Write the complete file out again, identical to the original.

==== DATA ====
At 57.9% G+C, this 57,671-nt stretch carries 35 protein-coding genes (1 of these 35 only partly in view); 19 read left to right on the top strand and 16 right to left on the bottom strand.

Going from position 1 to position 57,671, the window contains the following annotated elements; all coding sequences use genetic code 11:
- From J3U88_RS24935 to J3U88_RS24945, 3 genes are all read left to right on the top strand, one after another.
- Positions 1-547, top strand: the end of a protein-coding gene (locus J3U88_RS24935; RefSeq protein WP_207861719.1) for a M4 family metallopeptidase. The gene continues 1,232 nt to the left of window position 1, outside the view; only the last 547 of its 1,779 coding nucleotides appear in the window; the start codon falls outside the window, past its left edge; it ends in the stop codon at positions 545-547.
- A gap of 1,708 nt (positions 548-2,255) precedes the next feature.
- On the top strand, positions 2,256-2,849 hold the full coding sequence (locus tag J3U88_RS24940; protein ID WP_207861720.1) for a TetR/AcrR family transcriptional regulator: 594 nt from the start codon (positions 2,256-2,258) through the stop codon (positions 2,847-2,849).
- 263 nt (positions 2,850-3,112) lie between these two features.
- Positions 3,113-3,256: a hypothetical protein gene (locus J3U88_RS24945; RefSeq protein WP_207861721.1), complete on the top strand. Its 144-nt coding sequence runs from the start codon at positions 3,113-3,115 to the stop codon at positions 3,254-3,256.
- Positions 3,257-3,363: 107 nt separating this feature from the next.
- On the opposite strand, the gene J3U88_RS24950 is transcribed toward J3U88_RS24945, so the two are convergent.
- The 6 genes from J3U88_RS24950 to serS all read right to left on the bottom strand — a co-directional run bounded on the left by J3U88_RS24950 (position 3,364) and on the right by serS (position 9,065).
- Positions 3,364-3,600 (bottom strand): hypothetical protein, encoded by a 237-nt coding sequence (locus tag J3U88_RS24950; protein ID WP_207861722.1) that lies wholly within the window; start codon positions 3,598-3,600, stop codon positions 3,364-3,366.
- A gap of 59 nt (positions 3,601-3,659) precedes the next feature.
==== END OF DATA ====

At 57.9% G+C, this 57,671-nt stretch carries 35 protein-coding genes (1 of these 35 only partly in view); 19 read left to right on the top strand and 16 right to left on the bottom strand.

Going from position 1 to position 57,671, the window contains the following annotated elements; all coding sequences use genetic code 11:
- From J3U88_RS24935 to J3U88_RS24945, 3 genes are all read left to right on the top strand, one after another.
- Positions 1-547, top strand: the end of a protein-coding gene (locus J3U88_RS24935; RefSeq protein WP_207861719.1) for a M4 family metallopeptidase. The gene continues 1,232 nt to the left of window position 1, outside the view; only the last 547 of its 1,779 coding nucleotides appear in the window; the start codon falls outside the window, past its left edge; it ends in the stop codon at positions 545-547.
- A gap of 1,708 nt (positions 548-2,255) precedes the next feature.
- On the top strand, positions 2,256-2,849 hold the full coding sequence (locus tag J3U88_RS24940; protein ID WP_207861720.1) for a TetR/AcrR family transcriptional regulator: 594 nt from the start codon (positions 2,256-2,258) through the stop codon (positions 2,847-2,849).
- 263 nt (positions 2,850-3,112) lie between these two features.
- Positions 3,113-3,256: a hypothetical protein gene (locus J3U88_RS24945; RefSeq protein WP_207861721.1), complete on the top strand. Its 144-nt coding sequence runs from the start codon at positions 3,113-3,115 to the stop codon at positions 3,254-3,256.
- Positions 3,257-3,363: 107 nt separating this feature from the next.
- On the opposite strand, the gene J3U88_RS24950 is transcribed toward J3U88_RS24945, so the two are convergent.
- The 6 genes from J3U88_RS24950 to serS all read right to left on the bottom strand — a co-directional run bounded on the left by J3U88_RS24950 (position 3,364) and on the right by serS (position 9,065).
- Positions 3,364-3,600 (bottom strand): hypothetical protein, encoded by a 237-nt coding sequence (locus tag J3U88_RS24950; protein ID WP_207861722.1) that lies wholly within the window; start codon positions 3,598-3,600, stop codon positions 3,364-3,366.
- A gap of 59 nt (positions 3,601-3,659) precedes the next feature.